Tuesday, July 24, 2007

Yesterday, Adam Cohen penned a must-read "editorial observer" piece in the NY Times. He discusses this administration's goal of expanding its powers to the point where the country's founders would be rolling in their graves.
The war is hardly the only area where the Bush administration is trying to expand its powers beyond all legal justification. But the danger of an imperial presidency is particularly great when a president takes the nation to war, something the founders understood well. In the looming showdown, the founders and the Constitution are firmly on Congress’s side.

Given how intent the president is on expanding his authority, it is startling to recall how the Constitution’s framers viewed presidential power. They were revolutionaries who detested kings, and their great concern when they established the United States was that they not accidentally create a kingdom. To guard against it, they sharply limited presidential authority....The founders were particularly wary of giving the president power over war....When they drafted the Constitution, Madison and his colleagues wrote their skepticism into the text. In Britain, the king had the authority to declare war, and raise and support armies, among other war powers. The framers expressly rejected this model and gave these powers not to the president, but to Congress.
The founders would have been astonished by President Bush’s assertion that Congress should simply write him blank checks for war. They gave Congress the power of the purse so it would have leverage to force the president to execute their laws properly. Madison described Congress’s control over spending as “the most complete and effectual weapon with which any constitution can arm the immediate representatives of the people, for obtaining a redress of every grievance, and for carrying into effect every just and salutary measure.”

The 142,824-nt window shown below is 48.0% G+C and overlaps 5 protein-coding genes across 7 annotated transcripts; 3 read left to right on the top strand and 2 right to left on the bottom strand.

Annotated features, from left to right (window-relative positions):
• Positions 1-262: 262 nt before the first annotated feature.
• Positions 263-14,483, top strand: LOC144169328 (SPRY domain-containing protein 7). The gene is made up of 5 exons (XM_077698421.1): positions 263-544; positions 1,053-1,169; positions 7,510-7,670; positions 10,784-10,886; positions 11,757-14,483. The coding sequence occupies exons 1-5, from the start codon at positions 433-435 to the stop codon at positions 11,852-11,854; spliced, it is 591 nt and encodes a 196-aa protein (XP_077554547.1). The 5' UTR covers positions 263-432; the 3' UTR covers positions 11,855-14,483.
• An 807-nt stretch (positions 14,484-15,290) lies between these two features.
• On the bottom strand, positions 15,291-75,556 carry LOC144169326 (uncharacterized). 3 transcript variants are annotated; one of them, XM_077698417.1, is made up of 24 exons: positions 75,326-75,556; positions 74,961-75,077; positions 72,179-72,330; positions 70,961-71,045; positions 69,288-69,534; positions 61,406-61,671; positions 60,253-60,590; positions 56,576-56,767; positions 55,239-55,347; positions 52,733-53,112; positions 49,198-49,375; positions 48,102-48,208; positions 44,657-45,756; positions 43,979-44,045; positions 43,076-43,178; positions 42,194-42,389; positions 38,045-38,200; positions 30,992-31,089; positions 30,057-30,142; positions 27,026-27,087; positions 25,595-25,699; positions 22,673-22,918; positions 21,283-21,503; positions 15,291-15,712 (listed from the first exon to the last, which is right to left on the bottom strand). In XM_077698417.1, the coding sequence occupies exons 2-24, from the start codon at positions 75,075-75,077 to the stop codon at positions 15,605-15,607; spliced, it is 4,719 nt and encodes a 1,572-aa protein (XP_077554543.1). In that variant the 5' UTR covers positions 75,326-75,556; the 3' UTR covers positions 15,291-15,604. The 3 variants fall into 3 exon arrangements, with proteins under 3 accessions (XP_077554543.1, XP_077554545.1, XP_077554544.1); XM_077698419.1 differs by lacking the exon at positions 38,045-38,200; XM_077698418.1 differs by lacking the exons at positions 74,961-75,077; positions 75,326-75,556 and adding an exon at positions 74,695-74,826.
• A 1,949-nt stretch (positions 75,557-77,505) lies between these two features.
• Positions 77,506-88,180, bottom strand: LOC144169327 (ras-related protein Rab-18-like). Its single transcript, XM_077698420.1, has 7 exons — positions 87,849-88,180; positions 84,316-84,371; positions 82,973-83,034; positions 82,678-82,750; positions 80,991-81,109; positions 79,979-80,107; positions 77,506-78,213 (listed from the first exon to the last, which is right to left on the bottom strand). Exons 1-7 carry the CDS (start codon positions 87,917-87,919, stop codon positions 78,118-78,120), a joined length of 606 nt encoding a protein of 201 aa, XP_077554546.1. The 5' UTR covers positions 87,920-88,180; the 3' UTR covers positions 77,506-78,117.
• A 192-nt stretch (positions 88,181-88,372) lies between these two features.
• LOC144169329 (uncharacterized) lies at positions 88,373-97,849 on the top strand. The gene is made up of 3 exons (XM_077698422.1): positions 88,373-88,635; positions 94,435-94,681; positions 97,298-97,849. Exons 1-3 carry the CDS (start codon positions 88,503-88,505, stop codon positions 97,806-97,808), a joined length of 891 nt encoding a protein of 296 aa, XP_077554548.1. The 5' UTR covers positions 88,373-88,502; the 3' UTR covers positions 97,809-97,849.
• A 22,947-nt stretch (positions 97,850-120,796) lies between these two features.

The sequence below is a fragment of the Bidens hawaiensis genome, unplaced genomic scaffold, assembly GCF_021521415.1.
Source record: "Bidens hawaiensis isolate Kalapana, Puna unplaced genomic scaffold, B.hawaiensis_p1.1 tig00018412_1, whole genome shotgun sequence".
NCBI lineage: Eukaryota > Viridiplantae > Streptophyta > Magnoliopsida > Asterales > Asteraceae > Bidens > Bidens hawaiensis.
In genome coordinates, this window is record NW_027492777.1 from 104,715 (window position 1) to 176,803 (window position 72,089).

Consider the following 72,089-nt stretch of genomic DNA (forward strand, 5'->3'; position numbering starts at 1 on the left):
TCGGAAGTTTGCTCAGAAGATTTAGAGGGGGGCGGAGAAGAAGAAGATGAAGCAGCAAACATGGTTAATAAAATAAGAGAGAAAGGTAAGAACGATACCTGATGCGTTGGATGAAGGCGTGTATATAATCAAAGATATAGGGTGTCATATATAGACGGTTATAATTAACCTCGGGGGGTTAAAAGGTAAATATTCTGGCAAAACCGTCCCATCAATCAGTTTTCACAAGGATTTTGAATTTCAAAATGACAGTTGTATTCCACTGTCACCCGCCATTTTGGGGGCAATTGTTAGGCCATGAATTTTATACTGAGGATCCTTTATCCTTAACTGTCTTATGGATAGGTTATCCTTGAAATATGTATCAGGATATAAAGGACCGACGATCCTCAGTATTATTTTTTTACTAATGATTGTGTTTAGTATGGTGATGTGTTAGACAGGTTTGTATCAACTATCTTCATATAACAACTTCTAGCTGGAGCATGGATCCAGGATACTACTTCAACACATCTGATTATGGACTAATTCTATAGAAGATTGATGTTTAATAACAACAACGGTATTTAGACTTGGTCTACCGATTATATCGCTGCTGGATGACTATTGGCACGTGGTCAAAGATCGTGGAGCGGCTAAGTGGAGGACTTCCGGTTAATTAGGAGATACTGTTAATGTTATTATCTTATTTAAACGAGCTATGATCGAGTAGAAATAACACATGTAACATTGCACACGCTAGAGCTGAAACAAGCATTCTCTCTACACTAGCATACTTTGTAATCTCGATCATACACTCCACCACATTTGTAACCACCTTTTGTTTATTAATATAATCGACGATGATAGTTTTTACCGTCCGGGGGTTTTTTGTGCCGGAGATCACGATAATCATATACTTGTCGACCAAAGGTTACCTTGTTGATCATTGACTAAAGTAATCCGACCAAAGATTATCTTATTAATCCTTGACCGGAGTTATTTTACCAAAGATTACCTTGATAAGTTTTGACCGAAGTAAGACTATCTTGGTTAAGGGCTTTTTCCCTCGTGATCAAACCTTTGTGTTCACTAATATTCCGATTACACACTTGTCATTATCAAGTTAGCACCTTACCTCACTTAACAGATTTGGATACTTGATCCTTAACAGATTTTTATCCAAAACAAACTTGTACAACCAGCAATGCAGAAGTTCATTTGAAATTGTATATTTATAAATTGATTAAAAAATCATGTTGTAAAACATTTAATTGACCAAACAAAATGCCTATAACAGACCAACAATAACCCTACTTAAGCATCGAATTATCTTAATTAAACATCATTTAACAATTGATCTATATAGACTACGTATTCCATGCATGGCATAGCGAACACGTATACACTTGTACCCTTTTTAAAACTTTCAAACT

The framers expected Congress to keep the president on an especially short leash on military matters. The Constitution authorizes Congress to appropriate money for an army, but prohibits appropriations for longer than two years. Hamilton explained that the limitation prevented Congress from vesting “in the executive department permanent funds for the support of an army, if they were even incautious enough to be willing to repose in it so improper a confidence.”
The Constitution cannot enforce itself. It is, as the constitutional scholar Edwin Corwin famously observed, an “invitation to struggle” among the branches, but the founders wisely bequeathed to Congress some powerful tools for engaging in the struggle. It is no surprise that the current debate over a deeply unpopular war is arising in the context of a Congressional spending bill. That is precisely what the founders intended.

Members of Congress should not be intimidated into thinking that they are overstepping their constitutional bounds. If the founders were looking on now, it is not Harry Reid and Nancy Pelosi who would strike them as out of line, but George W. Bush, who would seem less like a president than a king.
Hopefully many in Congress read this piece and will heed its advice. The likes of Hamilton, Madison, and Jefferson are hoping we do what's right as they wrote for it to happen. In short, this administration has become those things we detested and wanted to rid ourselves of in 1700s England.

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